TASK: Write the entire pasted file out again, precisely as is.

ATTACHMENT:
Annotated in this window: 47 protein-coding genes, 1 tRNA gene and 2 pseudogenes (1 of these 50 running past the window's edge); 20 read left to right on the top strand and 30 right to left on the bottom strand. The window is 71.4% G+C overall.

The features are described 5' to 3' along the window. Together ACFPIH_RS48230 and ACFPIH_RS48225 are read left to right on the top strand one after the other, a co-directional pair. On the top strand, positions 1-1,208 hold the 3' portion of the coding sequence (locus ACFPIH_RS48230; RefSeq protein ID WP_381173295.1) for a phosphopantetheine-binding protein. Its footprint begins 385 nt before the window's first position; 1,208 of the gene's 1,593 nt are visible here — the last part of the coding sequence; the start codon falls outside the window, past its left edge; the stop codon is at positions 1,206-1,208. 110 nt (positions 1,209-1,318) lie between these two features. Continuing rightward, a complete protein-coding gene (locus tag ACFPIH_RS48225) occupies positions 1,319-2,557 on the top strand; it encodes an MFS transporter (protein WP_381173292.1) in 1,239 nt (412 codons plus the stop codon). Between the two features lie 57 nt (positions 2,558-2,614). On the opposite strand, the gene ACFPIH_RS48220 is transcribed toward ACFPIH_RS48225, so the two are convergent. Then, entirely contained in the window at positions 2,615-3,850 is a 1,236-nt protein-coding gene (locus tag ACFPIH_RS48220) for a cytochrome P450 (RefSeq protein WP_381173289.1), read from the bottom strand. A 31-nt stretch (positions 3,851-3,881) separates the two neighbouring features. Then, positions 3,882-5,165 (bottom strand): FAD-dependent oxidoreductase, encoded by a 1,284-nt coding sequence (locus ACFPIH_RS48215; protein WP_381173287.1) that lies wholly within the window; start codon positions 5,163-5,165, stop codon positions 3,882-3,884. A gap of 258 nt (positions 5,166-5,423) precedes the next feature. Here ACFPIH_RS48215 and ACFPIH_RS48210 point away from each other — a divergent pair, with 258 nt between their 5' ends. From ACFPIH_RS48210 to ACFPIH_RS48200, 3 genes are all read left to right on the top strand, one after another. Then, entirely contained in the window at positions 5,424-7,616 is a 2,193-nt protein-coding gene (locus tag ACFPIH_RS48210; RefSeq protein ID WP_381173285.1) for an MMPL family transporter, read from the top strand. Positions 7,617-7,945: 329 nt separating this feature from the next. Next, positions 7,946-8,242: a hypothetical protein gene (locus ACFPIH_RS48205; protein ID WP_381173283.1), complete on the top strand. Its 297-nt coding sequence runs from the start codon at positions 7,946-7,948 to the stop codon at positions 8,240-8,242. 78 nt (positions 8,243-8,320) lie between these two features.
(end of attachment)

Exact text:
Annotated in this window: 47 protein-coding genes, 1 tRNA gene and 2 pseudogenes (1 of these 50 running past the window's edge); 20 read left to right on the top strand and 30 right to left on the bottom strand. The window is 71.4% G+C overall.

The features are described 5' to 3' along the window. Together ACFPIH_RS48230 and ACFPIH_RS48225 are read left to right on the top strand one after the other, a co-directional pair. On the top strand, positions 1-1,208 hold the 3' portion of the coding sequence (locus ACFPIH_RS48230; RefSeq protein ID WP_381173295.1) for a phosphopantetheine-binding protein. Its footprint begins 385 nt before the window's first position; 1,208 of the gene's 1,593 nt are visible here — the last part of the coding sequence; the start codon falls outside the window, past its left edge; the stop codon is at positions 1,206-1,208. 110 nt (positions 1,209-1,318) lie between these two features. Continuing rightward, a complete protein-coding gene (locus tag ACFPIH_RS48225) occupies positions 1,319-2,557 on the top strand; it encodes an MFS transporter (protein WP_381173292.1) in 1,239 nt (412 codons plus the stop codon). Between the two features lie 57 nt (positions 2,558-2,614). On the opposite strand, the gene ACFPIH_RS48220 is transcribed toward ACFPIH_RS48225, so the two are convergent. Then, entirely contained in the window at positions 2,615-3,850 is a 1,236-nt protein-coding gene (locus tag ACFPIH_RS48220) for a cytochrome P450 (RefSeq protein WP_381173289.1), read from the bottom strand. A 31-nt stretch (positions 3,851-3,881) separates the two neighbouring features. Then, positions 3,882-5,165 (bottom strand): FAD-dependent oxidoreductase, encoded by a 1,284-nt coding sequence (locus ACFPIH_RS48215; protein WP_381173287.1) that lies wholly within the window; start codon positions 5,163-5,165, stop codon positions 3,882-3,884. A gap of 258 nt (positions 5,166-5,423) precedes the next feature. Here ACFPIH_RS48215 and ACFPIH_RS48210 point away from each other — a divergent pair, with 258 nt between their 5' ends. From ACFPIH_RS48210 to ACFPIH_RS48200, 3 genes are all read left to right on the top strand, one after another. Then, entirely contained in the window at positions 5,424-7,616 is a 2,193-nt protein-coding gene (locus tag ACFPIH_RS48210; RefSeq protein ID WP_381173285.1) for an MMPL family transporter, read from the top strand. Positions 7,617-7,945: 329 nt separating this feature from the next. Next, positions 7,946-8,242: a hypothetical protein gene (locus ACFPIH_RS48205; protein ID WP_381173283.1), complete on the top strand. Its 297-nt coding sequence runs from the start codon at positions 7,946-7,948 to the stop codon at positions 8,240-8,242. 78 nt (positions 8,243-8,320) lie between these two features.